Perry Township eliminates school choice for elementary students

A group of elementary students stand huddled on one side of a classroom amid desks. On the other side of the classroom, a teacher speaks to another group of students looking at a projector.
File photo shows students working in teams in a classroom at Glenns Valley Elementary School in Perry Township. Elementary students wanting to go to a school outside their attendance boundary will no longer get free transportation under a new plan adopted on Monday. (Shaina Cavazos / Chalkbeat)

The Perry Township school board voted on Monday to end school choice for elementary students effective next school year to help alleviate a severe bus driver shortage, despite significant opposition from parents. 

The 6-0 vote will establish new elementary boundaries for each of the district’s 11 elementary schools, which serve either the east side of Southport or the west side of Perry. 

The change means that elementary students will no longer get free transportation to any school in the area where they live. Instead, each student will be assigned to a school within new elementary boundaries redrawn to enable more efficient bus routes. The district reported having only 102 bus drivers for the 140 staff and substitute positions it had as of Dec. 5.

The district also will create attendance boundaries for two schools, Jeremiah Gray Elementary and Rosa Parks Elementary, which will no longer receive students from other neighborhoods.  

Families can still choose to send their children to a school outside of their attendance boundary, but only if there is space and if they provide their own transportation.

Officials estimate the plan, one of four options presented to the board, would eliminate the need for 15 to 36 bus routes and would require roughly 2,300 students to change schools. 

The Perry Township school board approved new boundaries for its elementary schools on Monday, ending the district’s choice program. (Courtesy of Metropolitan School District of Perry Township)

Board members acknowledged that the decision did not satisfy everyone.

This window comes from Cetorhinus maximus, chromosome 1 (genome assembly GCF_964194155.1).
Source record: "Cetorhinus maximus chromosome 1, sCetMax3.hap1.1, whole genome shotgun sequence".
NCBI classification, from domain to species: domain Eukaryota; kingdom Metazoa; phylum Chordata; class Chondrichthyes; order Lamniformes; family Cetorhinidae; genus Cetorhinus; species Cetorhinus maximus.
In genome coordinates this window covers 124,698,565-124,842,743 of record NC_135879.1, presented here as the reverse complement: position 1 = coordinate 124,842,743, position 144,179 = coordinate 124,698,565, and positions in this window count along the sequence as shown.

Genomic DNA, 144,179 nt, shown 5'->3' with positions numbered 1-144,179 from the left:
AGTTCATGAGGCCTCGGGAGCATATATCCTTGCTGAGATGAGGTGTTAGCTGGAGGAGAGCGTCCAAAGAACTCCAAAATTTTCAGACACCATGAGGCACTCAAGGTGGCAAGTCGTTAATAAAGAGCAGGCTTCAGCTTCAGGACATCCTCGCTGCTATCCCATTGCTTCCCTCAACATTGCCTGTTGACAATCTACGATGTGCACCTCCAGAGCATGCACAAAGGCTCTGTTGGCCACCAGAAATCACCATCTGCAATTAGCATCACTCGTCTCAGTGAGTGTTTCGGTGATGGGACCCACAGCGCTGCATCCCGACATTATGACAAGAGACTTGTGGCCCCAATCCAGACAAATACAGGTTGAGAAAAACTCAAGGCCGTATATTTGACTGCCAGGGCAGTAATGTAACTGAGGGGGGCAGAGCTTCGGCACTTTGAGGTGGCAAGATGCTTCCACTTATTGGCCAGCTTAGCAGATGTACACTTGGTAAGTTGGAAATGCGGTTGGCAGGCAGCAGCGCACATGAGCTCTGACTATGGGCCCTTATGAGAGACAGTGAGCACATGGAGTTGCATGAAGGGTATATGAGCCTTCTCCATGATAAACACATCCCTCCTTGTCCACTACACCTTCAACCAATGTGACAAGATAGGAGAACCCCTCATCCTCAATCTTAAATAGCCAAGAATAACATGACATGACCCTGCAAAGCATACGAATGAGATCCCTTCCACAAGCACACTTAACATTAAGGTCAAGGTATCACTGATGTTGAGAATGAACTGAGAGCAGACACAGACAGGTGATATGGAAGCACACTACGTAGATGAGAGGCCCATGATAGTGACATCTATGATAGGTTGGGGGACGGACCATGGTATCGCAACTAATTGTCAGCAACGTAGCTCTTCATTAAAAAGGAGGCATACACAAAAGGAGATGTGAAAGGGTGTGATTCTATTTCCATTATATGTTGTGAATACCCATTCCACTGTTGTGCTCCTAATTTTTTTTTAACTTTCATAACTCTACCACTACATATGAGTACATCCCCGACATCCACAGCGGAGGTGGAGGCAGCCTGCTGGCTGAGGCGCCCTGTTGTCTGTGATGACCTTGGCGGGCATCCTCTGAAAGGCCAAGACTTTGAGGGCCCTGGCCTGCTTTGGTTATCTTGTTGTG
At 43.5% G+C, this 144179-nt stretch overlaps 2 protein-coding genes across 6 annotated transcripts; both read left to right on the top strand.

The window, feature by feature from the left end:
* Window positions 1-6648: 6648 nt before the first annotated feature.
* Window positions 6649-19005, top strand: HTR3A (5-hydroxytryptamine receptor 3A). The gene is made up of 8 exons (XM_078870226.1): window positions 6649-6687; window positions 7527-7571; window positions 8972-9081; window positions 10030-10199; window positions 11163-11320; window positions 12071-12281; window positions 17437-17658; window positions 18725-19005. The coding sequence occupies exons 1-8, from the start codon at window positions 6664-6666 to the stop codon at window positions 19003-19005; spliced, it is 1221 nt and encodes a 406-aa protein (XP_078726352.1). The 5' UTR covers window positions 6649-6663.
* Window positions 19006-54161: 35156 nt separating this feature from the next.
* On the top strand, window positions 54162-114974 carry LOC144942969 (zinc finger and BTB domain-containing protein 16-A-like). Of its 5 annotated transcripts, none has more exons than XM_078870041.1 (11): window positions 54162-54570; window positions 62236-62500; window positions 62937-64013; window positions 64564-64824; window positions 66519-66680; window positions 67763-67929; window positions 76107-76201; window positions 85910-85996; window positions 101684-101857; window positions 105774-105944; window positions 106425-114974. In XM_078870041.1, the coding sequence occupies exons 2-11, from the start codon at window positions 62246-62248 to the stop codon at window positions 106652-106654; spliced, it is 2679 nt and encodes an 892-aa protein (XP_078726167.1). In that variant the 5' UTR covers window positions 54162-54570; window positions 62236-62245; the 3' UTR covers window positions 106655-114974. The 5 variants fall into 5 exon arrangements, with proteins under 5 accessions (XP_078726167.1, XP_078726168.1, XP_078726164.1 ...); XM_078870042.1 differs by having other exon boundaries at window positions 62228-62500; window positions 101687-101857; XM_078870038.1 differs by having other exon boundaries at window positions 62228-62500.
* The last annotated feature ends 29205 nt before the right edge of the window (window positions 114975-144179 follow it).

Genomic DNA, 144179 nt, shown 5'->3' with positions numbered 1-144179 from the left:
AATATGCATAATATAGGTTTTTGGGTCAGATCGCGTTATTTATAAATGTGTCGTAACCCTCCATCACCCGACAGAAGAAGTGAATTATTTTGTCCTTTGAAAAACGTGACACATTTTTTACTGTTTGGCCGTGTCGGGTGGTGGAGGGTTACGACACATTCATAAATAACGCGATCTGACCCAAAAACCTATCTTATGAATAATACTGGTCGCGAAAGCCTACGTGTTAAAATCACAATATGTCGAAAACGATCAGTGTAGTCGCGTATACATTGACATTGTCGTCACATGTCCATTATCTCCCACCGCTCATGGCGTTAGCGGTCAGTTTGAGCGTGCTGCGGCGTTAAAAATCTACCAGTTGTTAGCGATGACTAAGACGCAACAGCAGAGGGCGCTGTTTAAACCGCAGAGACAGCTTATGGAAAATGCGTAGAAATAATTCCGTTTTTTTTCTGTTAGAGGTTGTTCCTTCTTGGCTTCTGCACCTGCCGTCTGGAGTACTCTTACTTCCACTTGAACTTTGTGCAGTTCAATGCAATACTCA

“Nothing’s going to be perfect; we’re a massive, massive district and decisions are often difficult and complicated,” board member Hannah Dale said. “But I know how much we’ve all listened and will continue to listen.”

District officials hope to outline in January rules for the application process for student transfers. Superintendent Patrick Mapes said he hopes the district will process applications and notify students by the March spring break about school assignments for next school year. 

“Then we’ll start doing the open houses at those schools to invite the students who currently aren’t there to come into those buildings,” he told reporters after the vote. 

Students who attend a choice school or a school outside of their attendance boundary will be given priority to stay at their current school if there is space and families provide transportation, Mapes said. 

Parents and students pushed back against the plan before the vote on Monday, arguing that the change would be unfair to students who love their school communities.

Leanor Formo, a third grader at Rosa Parks Elementary, described the challenge of leaving her friends at school when she was diagnosed with cancer before the pandemic.  

“What you are doing makes me feel helpless again,” Leanor said. “I don’t want to be scared about starting over without my teacher.” 

Parents also urged the district to find another solution to the driver shortage, arguing that the plan does not fix the problem and further disrupts children’s learning after a rough few years from the pandemic.

“This proposal is a loose Band-Aid that will not serve Perry Township’s transportation issues,” said McKenna Allen, whose daughter attends Rosa Parks. “Quite frankly, our children deserve better than a loose Band-Aid.”

Officials said the current choice program creates an inefficient transportation system that leaves some buses underutilized even as the district can’t find enough drivers for all its buses.  

Transportation issues have plagued districts across the state and country as schools grapple with a bus driver shortage. 

“We’ll be able to reduce the number of students that we’re getting home an hour late from school currently, and we’ll be able to really be more efficient with how we load our buses,” Mapes said. “We have some buses right now that only have 25 to 30 students on them, and we’ll be able to put a lot more students on the buses and be more efficient with our tax dollars.”

Special education students will still receive free transportation to school, as required by law, under the new attendance boundaries. 

Amelia Pak-Harvey covers Indianapolis and Marion County schools for Chalkbeat Indiana. Contact Amelia at

The Latest

Here’s an updating list of who is running in Chicago’s school board elections on Nov. 5.

Despite a rough rollout, nearly the same number of Indiana high school seniors filled out the FAFSA in 2024 as 2023. But there’s still time to fill it out.

The pages break down how much money each school received per student, and allows you to compare it to the citywide average of roughly $21,112 per student.

Some worry that the legislation is not enough to address disparities in enrollment and performance.

Many high school students struggled in the aftermath of COVID. This graduating senior found a talent for wrestling, teaching, and connecting with the classmates who wanted to give up.

Schools are too often punishing and excluding special education students with behavioral issues, Tennessee Disability Coalition says